Coffee Query: Julie Murray, Gather & Gather
Julie Murray has been in coffee for 20 years. From starting in Bewley's at a time when latte art was a new concept, to judging some of the first barista competitions, to recently roasting for Cloud Picker and developing the coffee programs within Gather & Gather - Julie has been one of the founders of speciality coffee in Ireland.
Brimming with knowledge, history, & a generous helping of stories, she's incredible to work with, & Dublin is lucky to have her!
What got you into coffee and what’s kept you in coffee?
There was an opening for a job at Bewley’s and it said “Customer Trainer” - I don’t even think the word ‘barista’ was on the ad - y’know, it wasn’t a word that was used in the early days - barista wasn’t a known word. Tampers weren’t even a thing! So, I went to talk to them, and I ended up getting a job there as their barista trainer, and it was great, and I loved it! I couldn’t drive, actually, so it was a big learning curve there as well when they gave me the company car that I couldn’t drive! Crazy time learning to drive in the city centre!
In Bewley’s they were just after having David Schomer over - he had just been a few months before I started, and he had shown them latte art. So, latte art was new to me - this was in ’99, or toward the end of ’98 - but we were up in their training room, and Bewley’s at the time was based in Townsend St., in city centre, before they moved to where they are now - it was a much smaller roastery, employing approx. 60 people - it was cool! I locked myself in a room for a day to learn latte art - there was no video or anything, there was just the book, and I was just making coffee until I “got it” - and I think my level of skill with it has remained the same since - I was never good with latte art! [laughs]
The industry has evolved so much since then, gosh, everything was so different to what is is now - and it really wasn’t that long ago, but I loved it - I started training, and I just love working with people. I love that lightbulb moment with somebody when they “get it” - what you’re trying to teach.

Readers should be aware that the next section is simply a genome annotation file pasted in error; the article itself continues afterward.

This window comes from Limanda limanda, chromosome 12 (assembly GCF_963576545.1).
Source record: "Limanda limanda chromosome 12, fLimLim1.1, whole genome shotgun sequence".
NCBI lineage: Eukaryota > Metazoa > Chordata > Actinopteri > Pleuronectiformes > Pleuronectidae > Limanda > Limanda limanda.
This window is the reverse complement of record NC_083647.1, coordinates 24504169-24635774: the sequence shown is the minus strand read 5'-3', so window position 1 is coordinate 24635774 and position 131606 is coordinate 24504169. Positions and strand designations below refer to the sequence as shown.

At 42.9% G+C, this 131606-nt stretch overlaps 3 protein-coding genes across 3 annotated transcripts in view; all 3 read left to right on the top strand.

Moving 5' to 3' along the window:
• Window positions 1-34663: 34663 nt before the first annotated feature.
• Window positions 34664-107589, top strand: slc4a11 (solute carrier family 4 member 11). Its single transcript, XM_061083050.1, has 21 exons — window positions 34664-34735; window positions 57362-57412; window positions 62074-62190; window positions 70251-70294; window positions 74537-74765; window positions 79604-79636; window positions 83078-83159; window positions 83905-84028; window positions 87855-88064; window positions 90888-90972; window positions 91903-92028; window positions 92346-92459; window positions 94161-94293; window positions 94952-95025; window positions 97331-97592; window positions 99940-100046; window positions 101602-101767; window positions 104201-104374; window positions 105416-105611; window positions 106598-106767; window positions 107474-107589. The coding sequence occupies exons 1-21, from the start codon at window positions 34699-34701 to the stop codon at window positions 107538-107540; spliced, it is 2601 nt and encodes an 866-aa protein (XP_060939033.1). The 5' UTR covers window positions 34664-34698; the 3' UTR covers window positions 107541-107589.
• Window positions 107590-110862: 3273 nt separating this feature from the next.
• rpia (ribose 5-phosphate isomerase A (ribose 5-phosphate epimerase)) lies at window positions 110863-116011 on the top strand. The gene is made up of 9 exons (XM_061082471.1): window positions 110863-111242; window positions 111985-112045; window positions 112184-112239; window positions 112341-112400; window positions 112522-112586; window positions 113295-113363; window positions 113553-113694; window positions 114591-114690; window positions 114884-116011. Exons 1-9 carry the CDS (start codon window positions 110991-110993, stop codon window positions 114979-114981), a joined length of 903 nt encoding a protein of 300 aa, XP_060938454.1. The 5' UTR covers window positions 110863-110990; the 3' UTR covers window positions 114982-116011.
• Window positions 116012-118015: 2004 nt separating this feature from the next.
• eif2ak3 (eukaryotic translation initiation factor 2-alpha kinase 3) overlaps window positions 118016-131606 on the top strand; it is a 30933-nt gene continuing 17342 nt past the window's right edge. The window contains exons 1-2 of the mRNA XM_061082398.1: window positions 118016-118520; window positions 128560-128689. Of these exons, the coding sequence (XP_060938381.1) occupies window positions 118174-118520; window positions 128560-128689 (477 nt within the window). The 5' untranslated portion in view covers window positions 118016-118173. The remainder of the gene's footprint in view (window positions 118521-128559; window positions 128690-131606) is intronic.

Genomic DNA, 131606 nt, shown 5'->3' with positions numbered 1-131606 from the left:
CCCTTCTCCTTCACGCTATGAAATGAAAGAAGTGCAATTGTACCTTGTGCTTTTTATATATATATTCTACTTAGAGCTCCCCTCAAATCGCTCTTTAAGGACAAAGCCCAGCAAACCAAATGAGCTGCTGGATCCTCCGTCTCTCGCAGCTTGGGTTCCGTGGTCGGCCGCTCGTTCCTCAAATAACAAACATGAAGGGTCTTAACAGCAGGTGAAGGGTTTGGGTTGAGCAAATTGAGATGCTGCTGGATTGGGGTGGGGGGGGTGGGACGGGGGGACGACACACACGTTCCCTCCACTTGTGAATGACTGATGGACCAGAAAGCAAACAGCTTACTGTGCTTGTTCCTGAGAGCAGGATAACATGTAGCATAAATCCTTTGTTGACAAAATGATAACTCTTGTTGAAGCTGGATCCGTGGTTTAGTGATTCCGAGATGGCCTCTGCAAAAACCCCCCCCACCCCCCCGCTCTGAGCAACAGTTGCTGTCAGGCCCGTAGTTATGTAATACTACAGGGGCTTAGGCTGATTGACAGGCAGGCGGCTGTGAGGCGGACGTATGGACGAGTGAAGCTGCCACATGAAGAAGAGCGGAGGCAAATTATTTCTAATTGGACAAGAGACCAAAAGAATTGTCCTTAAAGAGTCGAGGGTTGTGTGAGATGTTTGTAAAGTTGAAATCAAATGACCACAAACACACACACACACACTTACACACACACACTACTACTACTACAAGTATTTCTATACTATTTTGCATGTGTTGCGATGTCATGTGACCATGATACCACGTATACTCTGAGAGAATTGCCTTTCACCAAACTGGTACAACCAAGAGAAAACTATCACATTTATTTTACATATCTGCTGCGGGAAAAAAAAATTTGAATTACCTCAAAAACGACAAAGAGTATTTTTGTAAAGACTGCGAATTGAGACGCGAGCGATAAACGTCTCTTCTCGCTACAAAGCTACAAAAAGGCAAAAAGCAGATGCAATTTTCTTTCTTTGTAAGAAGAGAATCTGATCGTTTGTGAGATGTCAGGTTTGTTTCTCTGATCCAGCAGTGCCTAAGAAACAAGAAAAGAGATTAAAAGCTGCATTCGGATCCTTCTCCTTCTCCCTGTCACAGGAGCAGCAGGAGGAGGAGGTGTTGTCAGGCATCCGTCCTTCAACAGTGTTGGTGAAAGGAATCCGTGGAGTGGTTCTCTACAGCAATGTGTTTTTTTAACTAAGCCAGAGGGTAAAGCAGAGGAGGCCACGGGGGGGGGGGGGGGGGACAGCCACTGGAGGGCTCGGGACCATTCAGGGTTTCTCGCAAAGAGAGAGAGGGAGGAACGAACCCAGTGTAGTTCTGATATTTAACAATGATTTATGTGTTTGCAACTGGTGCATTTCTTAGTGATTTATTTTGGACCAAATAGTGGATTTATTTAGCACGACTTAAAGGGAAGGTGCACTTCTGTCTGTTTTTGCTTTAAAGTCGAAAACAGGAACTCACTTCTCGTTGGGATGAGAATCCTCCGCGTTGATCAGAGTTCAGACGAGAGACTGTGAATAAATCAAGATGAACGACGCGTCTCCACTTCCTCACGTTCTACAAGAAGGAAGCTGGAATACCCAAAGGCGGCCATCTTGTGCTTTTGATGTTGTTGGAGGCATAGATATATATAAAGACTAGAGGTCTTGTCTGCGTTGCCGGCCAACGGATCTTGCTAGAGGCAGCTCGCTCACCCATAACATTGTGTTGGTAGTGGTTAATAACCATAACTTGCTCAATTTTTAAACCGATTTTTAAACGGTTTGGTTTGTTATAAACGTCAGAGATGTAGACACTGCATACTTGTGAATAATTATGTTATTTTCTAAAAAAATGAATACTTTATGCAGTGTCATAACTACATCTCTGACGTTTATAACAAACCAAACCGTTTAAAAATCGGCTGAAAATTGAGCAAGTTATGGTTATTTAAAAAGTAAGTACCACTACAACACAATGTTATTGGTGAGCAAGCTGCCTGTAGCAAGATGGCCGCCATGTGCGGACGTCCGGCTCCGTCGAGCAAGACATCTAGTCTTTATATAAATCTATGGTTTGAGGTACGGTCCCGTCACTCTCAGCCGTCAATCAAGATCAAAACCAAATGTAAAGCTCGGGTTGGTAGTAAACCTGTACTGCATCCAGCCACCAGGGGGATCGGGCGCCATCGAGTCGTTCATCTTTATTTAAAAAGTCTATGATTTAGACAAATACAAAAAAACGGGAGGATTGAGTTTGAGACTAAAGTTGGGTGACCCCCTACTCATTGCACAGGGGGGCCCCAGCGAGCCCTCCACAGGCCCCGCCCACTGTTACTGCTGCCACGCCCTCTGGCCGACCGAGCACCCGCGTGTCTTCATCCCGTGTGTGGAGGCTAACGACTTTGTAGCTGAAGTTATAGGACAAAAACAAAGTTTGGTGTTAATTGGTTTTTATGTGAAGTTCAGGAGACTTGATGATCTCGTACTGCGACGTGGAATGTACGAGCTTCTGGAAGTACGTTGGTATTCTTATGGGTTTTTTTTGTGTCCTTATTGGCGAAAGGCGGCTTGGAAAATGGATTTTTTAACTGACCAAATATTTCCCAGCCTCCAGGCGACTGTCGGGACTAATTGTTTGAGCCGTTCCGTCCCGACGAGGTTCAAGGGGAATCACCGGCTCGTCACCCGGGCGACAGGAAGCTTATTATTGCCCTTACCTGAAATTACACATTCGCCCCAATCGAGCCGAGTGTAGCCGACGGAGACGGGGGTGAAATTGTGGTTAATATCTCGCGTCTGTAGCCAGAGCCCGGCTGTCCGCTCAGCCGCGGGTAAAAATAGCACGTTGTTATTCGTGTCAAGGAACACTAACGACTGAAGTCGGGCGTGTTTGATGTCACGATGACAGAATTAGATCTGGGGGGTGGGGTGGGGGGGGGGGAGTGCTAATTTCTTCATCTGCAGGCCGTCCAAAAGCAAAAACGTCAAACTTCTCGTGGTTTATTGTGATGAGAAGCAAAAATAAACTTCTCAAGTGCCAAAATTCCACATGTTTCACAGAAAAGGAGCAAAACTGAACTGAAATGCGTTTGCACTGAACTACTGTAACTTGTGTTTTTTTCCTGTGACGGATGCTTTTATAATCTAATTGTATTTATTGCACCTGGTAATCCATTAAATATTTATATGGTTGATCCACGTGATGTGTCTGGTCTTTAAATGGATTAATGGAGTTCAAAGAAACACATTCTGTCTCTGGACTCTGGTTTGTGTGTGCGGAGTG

Bewley’s was great for sending us on courses, and sending us to conventions and seminars - I was at the first barista championships down in Monte Carlo in 2000, which was hilarious. I mean, the cappuccinos were being served with chocolate sauce on top, and chocolate powder and patterns! It was mad, I think there were about 16 competitors. Ireland had this guy, Luis [Criado], who was Spanish, and we were like, “He makes good coffee, let’s send him.” I don’t remember where he placed, but it was amazing!
And then, the next one I went to was Oslo, 2002, when I judged for the first time, and that was much better. It’s so funny - looking at where Ireland is with coffee culture right now, compared to where we’ve come from. We have come such a long way, and I get a kick out of young Baristas saying things like, "Oh yeah 5 years ago you couldn’t get a good coffee in Ireland," – it's all relative, isn’t it? But Oslo was great - there was a barista who rocked up - an Australian barista, I think, a girl - and for her signature drink she put in a slice of venison into the bottom of the cup, espresso on top of it, steamed her milk with kangaroo stock, and sprinkled juniper berries on the top! Served it to them, all drinking it with straight faces. Very different.
Thinking about it, I don’t have a religion. Coffee is my church, and all the people in it. That sounds quite naff, but you know what I mean..!
And Ger, actually - I trained Ger years ago. Ger used to work in a place, Bon Espresso, that sold Bewley’s coffee, and he was just such a.. such a jumped-up pup! He was so full of attitude - I would just come and in and we would bounce off each other. He was just so funny.
What have been your favourite coffees, both in filter and as espresso?
Ever-ever? Very recently, I was given what’d be called a ‘god shot’ - my first would’ve been years and years ago, on my first Seattle WBC trip in 2005, in Cafe Vita, that was just gorgeous. I have no memory of what it was, but it was markedly a moment that was just, “Ahhhh!”
But the recent one was from The Happy Pear! It was from The Barn in Berlin, a Kenyan. And it was competition standard, for sure. I don’t know what way the lads pulled it, but it was just unbelievable.
And filter? Whatever way Ariosa did their Ethopian Rocko Mountain coffee - it was just gorgeous. Really lovely. Michael’s done a great job on the roaster - he’s just very open and welcoming; a good supplier!
What’s your home coffee setup?
My grinder, this is dinosaur-esque, but I have a KitchenAid Pro Line grinder! I’ve had it for years, and I’m on my second/third set of blades on it, and I love it! We mainly use an Aeropress at home, but I have a Chemex as well, for when we have a few more people. I have a siphon as well, which came with the flame heater - which was rubbish, but I recently borrowed a halogen heater, and I LOVE that. But I’d only have coffee at home at the weekends!